"The security has become a major impediment", said Michael Ryan, executive director of the WHO's Health Emergencies Programme, earlier in the day.
The failure to overcome the outbreak so far has seen it evolve into the second-deadliest in recorded history, trailing an epidemic between 2013-2016 that killed about 11,300 people in West Africa as it surged through Guinea, Sierra Leone and Liberia.
Health Minister Oly Ilunga said that four deaths in the outbreak's epicentre of Katwa pushed the death toll to 1,008.
Worryingly, many of these deaths are occurring within communities which means that people are not seeking care and treatment in health centres.
Ebola broke out in North Kivu in August 2018 and spread to neighbouring province, Ituri.
The long-standing presence of various rebel groups in Ituri and North Kivu has made it hard for health workers to access those who might have come into contact with Ebola, a figure that now stands at 12 000 people.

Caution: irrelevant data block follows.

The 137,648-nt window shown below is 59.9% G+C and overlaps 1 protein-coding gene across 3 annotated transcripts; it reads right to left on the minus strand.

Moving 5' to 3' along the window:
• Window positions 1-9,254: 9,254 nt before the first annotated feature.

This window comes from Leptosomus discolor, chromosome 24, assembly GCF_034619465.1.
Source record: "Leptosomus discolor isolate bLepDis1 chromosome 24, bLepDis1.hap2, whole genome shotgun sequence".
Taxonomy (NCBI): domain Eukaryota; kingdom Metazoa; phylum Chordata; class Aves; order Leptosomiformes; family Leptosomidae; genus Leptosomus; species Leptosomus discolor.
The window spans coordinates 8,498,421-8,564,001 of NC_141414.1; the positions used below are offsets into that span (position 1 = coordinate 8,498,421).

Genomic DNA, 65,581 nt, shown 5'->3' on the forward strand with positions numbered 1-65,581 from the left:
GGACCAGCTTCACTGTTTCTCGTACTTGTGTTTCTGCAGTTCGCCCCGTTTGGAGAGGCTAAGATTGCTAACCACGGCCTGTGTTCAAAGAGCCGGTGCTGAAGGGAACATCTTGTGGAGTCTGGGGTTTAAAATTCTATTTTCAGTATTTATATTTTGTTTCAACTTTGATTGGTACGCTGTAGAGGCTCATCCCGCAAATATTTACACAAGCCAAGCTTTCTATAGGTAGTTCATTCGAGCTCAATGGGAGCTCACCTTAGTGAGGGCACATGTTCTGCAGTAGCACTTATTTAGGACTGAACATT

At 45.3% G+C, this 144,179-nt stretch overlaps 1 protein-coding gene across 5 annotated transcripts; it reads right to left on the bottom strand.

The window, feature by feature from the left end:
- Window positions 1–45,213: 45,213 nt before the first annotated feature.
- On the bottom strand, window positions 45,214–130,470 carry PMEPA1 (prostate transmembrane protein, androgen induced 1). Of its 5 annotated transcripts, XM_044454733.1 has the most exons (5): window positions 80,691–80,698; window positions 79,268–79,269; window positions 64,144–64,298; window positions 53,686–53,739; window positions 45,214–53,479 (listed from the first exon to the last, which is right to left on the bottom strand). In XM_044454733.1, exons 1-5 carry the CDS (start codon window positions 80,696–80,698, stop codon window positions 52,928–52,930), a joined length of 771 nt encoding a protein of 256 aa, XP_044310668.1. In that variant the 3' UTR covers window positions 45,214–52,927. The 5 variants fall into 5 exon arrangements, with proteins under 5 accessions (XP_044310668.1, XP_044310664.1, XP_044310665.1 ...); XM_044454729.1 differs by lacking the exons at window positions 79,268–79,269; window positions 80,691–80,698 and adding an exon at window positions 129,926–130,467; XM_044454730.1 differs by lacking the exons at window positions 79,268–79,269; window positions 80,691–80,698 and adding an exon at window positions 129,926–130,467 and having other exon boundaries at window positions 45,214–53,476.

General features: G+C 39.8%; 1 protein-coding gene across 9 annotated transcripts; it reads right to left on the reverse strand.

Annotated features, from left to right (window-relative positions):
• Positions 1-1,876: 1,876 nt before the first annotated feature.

On Tuesday, the World Health Organization said support to control the Ebola outbreak has lagged and maintaining security in the conflict-prone area has been hard.
The Merck vaccine will still be used in "ring vaccination" of people exposed to the virus and their contacts, Ryan said, but the World Health Organization is also studying use of a single dose to stretch supplies, an option experts would review on Monday.
Many people fear going to Ebola treatment centers, choosing instead to stay at home and risk transmitting the disease from the virus to caretakers and neighbors. Vaccination campaigns also have slowed in areas too volatile for health personnel to visit.
Many of them, added the NGOs, find themselves trapped between the Ugandan border to the east, a region in their own country plagued by violence, and another nearby that is riddled with Ebola.